HC Deb 26 July 1923 vol 167 cc743-5W

asked the Minister of Health whether, in view of the fact that the result of inquiry has shown that in certain private mental institutions patients have been illegally confined owing to their having been seen by no magistrate, and having been served with no notice of their right of appeal to a judicial authority (though admitted by the medical superintendent to be competent to exercise this right), he will state in how many instances, and in which institutions, occurrences of this kind have taken place; and, to avoid the perpetuation of injustice of this nature, will he see that those illegally detained are forthwith released, and that steps are immediately taken to declare invalid the certification of all such as have in this respect been illegally detained since the passing of the Lunacy Act, 1890, in accordance with the precedent noted in the 66th Report of the Lunacy Commissioners themselves, where the certification of 69 paupers who had not been seen by a magistrate was declared by them to have been illegal and, therefore, invalid?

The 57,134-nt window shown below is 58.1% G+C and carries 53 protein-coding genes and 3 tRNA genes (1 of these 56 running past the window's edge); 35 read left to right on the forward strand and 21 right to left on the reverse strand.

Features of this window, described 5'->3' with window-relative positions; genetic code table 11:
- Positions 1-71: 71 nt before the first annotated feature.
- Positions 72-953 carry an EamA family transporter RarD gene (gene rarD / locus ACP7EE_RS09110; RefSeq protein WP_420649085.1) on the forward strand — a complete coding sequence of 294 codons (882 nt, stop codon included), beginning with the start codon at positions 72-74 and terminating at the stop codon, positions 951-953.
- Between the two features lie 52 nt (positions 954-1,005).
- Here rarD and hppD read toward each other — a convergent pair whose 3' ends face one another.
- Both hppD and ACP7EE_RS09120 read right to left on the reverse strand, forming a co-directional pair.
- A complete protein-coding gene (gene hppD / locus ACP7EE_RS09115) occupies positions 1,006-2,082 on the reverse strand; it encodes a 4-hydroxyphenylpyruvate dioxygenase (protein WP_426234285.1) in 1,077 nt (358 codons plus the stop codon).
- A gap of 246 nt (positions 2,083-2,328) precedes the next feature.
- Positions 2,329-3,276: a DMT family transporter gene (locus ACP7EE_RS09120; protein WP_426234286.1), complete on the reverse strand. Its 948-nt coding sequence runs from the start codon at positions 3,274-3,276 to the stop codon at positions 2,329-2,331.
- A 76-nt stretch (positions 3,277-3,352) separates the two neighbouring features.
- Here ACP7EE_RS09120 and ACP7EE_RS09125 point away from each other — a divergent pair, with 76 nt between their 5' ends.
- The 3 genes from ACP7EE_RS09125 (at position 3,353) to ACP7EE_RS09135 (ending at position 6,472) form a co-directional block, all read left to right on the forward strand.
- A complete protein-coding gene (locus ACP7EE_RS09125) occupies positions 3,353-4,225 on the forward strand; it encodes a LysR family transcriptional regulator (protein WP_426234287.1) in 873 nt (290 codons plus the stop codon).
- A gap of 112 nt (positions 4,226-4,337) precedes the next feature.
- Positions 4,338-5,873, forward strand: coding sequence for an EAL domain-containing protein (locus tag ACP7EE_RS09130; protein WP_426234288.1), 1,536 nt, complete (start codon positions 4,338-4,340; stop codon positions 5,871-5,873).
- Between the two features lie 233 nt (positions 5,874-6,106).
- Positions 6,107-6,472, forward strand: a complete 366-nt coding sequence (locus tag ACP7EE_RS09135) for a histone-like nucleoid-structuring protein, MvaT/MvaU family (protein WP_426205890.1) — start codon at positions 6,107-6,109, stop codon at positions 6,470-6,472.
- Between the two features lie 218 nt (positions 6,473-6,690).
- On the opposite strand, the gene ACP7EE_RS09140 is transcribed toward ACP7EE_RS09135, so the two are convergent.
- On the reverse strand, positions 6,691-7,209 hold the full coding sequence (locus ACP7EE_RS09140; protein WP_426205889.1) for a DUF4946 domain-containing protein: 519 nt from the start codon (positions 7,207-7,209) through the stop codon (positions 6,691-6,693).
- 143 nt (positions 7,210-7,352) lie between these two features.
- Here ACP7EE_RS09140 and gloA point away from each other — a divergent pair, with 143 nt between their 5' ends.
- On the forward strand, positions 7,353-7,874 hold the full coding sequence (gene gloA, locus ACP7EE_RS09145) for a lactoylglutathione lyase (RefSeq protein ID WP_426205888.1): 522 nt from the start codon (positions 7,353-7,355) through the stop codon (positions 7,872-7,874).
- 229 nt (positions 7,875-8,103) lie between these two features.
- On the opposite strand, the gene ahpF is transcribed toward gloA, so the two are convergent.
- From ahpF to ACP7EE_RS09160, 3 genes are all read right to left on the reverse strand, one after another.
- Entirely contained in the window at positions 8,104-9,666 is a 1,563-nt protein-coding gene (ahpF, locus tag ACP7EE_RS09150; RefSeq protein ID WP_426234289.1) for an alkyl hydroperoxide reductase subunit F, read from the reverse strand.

The hon. Member has been supplied with the number of instances and the particular circumstances in which certain private patients admitted during 1922 to private mental institutions in England and Wales were not seen by a magistrate and the provisions of Section 8 of the Lunacy Act, 1890, not fully adhered to. The private institutions where the omissions occurred were three provincial licensed houses. I am advised that failure to comply fully with the requirements of the Section in question, which relates only to private patients, does not invalidate the reception orders. The precedent noted in the 66th Report of the Commissioners in Lunacy refers to pauper patients, who are on an entirely different legal footing from private patients, and to whom Section 8 does not apply. My right hon. Friend has already informed the hon. Member that the authorities concerned have been warned and have given assurances that the law will be strictly observed.


asked the Minister of Health whether he has inquired into the asylum regulations in regard to requiring four weeks' notice before a petitioner can discharge a private patient, which apparently result in a contravention, of Section 72 of the Lunacy Act and give an unfair advantage to the rich over the poor; and will he see that this matter is placed on a more equitable footing?


I have made the necessary inquiries, and now have the matter under consideration. I shall be in a position in a few days to communicate the result to the hon. Member, as promised in my previous reply.